Writing Time, Part 70. Great Starts Via Tone and Setting

summer2 Establishing tone and setting right off is a good way to get point of view quickly and firmly established. It’s not the only way to begin—we certainly read successful starts composed of rants, reflections, and resonant difficulties . But, it might be worth our while to examine some excellent examples of authors establishing their authority with POV through tone and setting.

“A big noisy wind out of the northeast, full of a February chill, herded the tourists off the afternoon beach, driving them to cover, complaining bitterly.”

-The Quick Red Fox, John D MacDonald 

“The first week of August hangs at the very top of summer, the top of the live-long year, like the highest seat of a Ferris wheel when it pauses in its turning. The weeks that come before are only a climb from balmy spring, and those that follow a drop to the chill of autumn, but the first week of August is motionless, and hot.”

-Tuck Everlasting, Natalie Babbitt 

“I was born twice: first, as a baby girl, on a remarkably smogless Detroit day of January 1960; and then again, as a teenage boy, in an emergency room near Petoskey, Michigan, in August of 1974.”

Jeffrey Eugenides, Middlesex

Sometimes, if a writer is dissatisfied with the start, it may be worthwhile to dig about the first pages of the work, where lines like these may be lurking unnoticed, and try one of them as line one of the tale.

I hope you’ll have another brilliant writing week. Cheers Mel

muse smallThis week from @yourwritingmuseYour amazing ending complements your story beautifully. You saw it from the start. Your Writing Muse #amwriting @pulpliterature

-The Quick Red Fox, John D MacDonald

-Tuck Everlasting, Natalie Babbitt

Jeffrey Eugenides, Middlesex

  

 

 

 

 

 

 

 

Jonathan, Heinlein, Morpurgo, Wodehouse, Joan Voight Summer Queen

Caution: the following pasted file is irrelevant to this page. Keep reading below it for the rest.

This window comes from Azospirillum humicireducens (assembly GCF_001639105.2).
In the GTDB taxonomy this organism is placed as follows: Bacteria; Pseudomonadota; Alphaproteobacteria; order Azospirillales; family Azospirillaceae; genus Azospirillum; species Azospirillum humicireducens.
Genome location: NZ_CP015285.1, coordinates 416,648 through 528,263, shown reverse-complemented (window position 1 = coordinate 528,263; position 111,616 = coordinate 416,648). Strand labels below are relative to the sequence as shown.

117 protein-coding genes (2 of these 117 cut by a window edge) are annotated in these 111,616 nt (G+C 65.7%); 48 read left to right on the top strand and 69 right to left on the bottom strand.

Brainbox Toolkits

 

Internet sites talk about writers’ toolkits as if they were outside equipment, but our toolboxes are entirely inside our minds. We work in notebooks and computers, but if we had neither, we could still tell stories to listeners gathered around a campfire.

Writing is making something out of nothing but spirit and brainpower. We have to take care of our brains.

To take care of our brains:

We need to walk, because walking drives body and mind and enhances creative powers.

We need to sleep well, and beyond this we must rest our minds by thinking in ways that are different making decisions and creating stories.

When we’re doing something entirely different, like enjoying friends over a meal for example,  we need to laugh and talk and not worry about wasting time.

And, while we’re eating, feed our minds with whole foods and proper fats, remembering that our guts are sparkling with neurons.

 

“It’s brain,” I said; “pure brain! What do you do to get like that, Jeeves? I believe you must eat a lot of fish, or something. Do you eat a lot of fish, Jeeves?” – PG Wodehouse, My Man Jeeves.

Your use of the senses in your writing is brilliant– puts the reader into your point-of-view character’s skin

 

 

Recovery

Hard work

Respect our minds like a craftsman respects his toolcase.